Any foreign company can issue RDRs representing foreign shares or bonds. To place and list RDRs they must be eligible for inclusion in quotation lists A1, A2, B and V. There are separate criteria and thresholds for admission of RDRs to quotation lists, including:
Minimum monthly volume of transactions with the RDRs on a stock exchange for the three months before the listing.
Admission of the underlying securities or securities certifying the right to the underlying securities to trading on a foreign stock exchange.
An IPO of RDRs on a stock exchange or with the involvement of a broker.
Minimum monthly trading volume in RDRs to maintain the listing and market maker arrangements.
The main advisers in an equity offering are the lead managers, legal advisers, auditors and an appraiser (where required). A public relations consulting firm may also be appointed. The roles of the advisers are generally the same regardless of whether the offering is an IPO or a secondary offering.
A lead manager typically exercises the following key functions:
Structuring the IPO in co-operation with the issuer.
Agreeing the IPO participants with the issuer, including the stock exchange, depositaries, legal advisers, auditors and the members of the underwriting syndicate.
Preparing an IPO timetable and managing the overall transaction process.
Interacting with the stock exchanges and depositaries as necessary.
Assessing the issuer's financial status.
Managing the process of drafting the prospectus and preparing marketing materials.
Organising and managing road shows.
Analysing the market and advising the issuer or selling shareholders, on the price range and offering price of the shares.
Conducting bookbuilding and placing the shares.
Undertaking market maker functions.
The legal advisers exercise the following main functions:
Advising the issuer or the lead managers, as the case may be, on the legal issues arising in the IPO, including securities laws, listing matters, offering structure, timetable and corporate law matters.
Drafting documents related to the issue and offering of new shares (see below, Documents).
Drafting statements and letters for purposes of disclosure in the prospectus.
Conducting legal due diligence on the issuer and delivery of legal opinions.
Interacting with regulatory authorities as necessary.
The issuer's auditor is responsible for the reliability of the financial reports contained in the prospectus and for compliance of the issuer's accounting policies with applicable standards. In an international offering the auditor will also advise the issuer regarding financial disclosure issues and will deliver various comfort letters to the lead managers.
Under FSFM regulations, an independent appraiser may be required to sign the prospectus in certain transactions to certify certain information in the prospectus (for example, if additional shares are paid in kind).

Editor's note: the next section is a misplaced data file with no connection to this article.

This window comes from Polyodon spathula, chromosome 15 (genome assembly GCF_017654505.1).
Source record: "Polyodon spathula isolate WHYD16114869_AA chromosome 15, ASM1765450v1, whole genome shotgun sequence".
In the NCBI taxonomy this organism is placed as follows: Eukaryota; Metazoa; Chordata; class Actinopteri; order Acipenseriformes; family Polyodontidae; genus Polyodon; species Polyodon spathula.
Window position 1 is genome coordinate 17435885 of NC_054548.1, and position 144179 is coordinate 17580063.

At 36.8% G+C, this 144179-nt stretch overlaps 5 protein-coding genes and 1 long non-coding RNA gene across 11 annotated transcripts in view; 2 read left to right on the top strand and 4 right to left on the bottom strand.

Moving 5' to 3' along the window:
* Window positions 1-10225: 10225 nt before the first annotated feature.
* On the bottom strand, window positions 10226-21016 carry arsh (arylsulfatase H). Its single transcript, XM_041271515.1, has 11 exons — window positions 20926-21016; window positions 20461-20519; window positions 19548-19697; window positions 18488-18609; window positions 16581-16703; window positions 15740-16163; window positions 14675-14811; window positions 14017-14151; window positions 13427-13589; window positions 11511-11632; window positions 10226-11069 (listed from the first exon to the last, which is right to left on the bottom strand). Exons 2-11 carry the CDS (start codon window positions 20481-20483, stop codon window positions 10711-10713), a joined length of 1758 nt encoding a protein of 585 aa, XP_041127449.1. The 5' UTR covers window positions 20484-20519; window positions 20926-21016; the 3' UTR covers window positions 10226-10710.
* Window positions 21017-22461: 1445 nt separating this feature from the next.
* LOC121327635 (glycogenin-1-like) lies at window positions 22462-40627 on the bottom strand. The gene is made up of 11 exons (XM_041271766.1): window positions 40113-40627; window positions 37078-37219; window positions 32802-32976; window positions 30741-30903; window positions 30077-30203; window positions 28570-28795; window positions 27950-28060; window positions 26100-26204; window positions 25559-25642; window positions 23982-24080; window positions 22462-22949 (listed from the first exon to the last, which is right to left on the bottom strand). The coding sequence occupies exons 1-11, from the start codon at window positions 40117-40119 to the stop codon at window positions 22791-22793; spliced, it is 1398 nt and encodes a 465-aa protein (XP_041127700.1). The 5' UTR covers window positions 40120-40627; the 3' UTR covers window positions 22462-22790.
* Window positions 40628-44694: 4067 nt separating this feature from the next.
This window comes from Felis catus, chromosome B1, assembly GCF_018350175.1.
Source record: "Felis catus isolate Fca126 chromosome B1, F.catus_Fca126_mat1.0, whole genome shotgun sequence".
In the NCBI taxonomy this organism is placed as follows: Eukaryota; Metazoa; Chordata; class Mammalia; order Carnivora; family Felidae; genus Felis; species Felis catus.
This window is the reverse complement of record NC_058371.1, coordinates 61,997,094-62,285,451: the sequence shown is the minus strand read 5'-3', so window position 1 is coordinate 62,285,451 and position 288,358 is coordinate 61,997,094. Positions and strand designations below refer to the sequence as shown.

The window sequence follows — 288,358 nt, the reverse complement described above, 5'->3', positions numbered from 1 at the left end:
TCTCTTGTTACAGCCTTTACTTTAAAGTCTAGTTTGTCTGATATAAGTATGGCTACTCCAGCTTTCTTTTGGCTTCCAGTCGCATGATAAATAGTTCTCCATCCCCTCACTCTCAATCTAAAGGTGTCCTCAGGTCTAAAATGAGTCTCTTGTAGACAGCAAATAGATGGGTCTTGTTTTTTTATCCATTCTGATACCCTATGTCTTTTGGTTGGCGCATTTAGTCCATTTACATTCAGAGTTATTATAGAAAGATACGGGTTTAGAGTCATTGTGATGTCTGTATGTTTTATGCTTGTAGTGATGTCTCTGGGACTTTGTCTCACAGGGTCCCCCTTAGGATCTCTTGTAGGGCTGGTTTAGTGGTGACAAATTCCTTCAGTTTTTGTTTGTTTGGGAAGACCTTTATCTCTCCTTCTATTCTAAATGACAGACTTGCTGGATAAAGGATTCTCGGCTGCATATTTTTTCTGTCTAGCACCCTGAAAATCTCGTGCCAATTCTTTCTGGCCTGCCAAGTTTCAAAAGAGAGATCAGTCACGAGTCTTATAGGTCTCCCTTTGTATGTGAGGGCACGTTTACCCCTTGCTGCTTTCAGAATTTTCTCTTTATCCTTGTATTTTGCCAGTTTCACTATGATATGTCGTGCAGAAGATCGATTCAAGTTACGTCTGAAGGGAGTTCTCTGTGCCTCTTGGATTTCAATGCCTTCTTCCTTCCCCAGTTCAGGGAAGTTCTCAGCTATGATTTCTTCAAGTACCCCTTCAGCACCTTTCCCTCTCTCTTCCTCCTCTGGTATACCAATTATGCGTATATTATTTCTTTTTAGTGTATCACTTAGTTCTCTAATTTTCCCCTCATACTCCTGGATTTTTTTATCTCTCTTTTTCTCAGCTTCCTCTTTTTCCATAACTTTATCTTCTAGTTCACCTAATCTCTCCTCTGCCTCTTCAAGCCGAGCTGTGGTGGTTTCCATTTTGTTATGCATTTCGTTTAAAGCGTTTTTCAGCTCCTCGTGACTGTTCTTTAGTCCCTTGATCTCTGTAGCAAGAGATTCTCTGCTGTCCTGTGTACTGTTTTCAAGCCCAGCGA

The principal documents produced in an IPO are:
Decision on the increase of the issuer's authorised capital.
Decision on the additional issue of shares.
International (English language) prospectus.
Report on the results of securities issuance (notification of the results of the securities issuance).
Documents to be submitted to the FSFM for approval of the placement or circulation of securities abroad, if applicable.
Documents necessary for the execution of shareholders' pre-emptive rights to purchase additional shares.
Resolutions of the issuer on the placement start date and offering price.
Decisions on approvals of interested party transactions entered into as part of the placement.
Subscription agreement or equivalent document entered into between the issuer and investors, if applicable.
Deposit agreement between the issuer and the GDR or ADR depositary, if applicable.
Legal opinions from counsel.
State registration of a prospectus is required if securities are being offered in either:
An open subscription (public offering).
A closed subscription (private placement) to over 500 investors.
State registration of a prospectus is also required for a listing of securities on a Russian stock exchange or for the placement of securities abroad (including in the form of GDRs or ADRs).
The prospectus must be:
Affirmed by the issuer's competent authority.
Signed by the persons specified in the Securities Law and FSFM regulations (see Question 13).
Registered with the FSFM.
Published on the issuer's website.
The issuer must provide access to information contained in the prospectus to any interested party by making a copy of the prospectus available at the issuer's registered office.
State registration of a prospectus is not required for a private placement that is made to 500 or fewer persons.
A prospectus used for a Russian listing is a more formalistic document than a typical international prospectus. A Russian securities prospectus must contain, among other things:
Information on the volume, timing, procedure for and conditions of the placement of the securities.
Information on the issuer and its business, bank accounts, financial and economic activities.
Information on the issuer's financial and economic position and risk factors.
Information on the issuer's management, auditor, appraiser and other persons who have signed the prospectus.
Information on persons in the issuer's management bodies and the bodies of the issuer that are responsible for monitoring its financial and economic activities, and brief information about the issuer's officers.
Information on the issuer's shareholders and on interested party transactions.
Three years of audited financial statements prepared according to Russian Accounting Standards.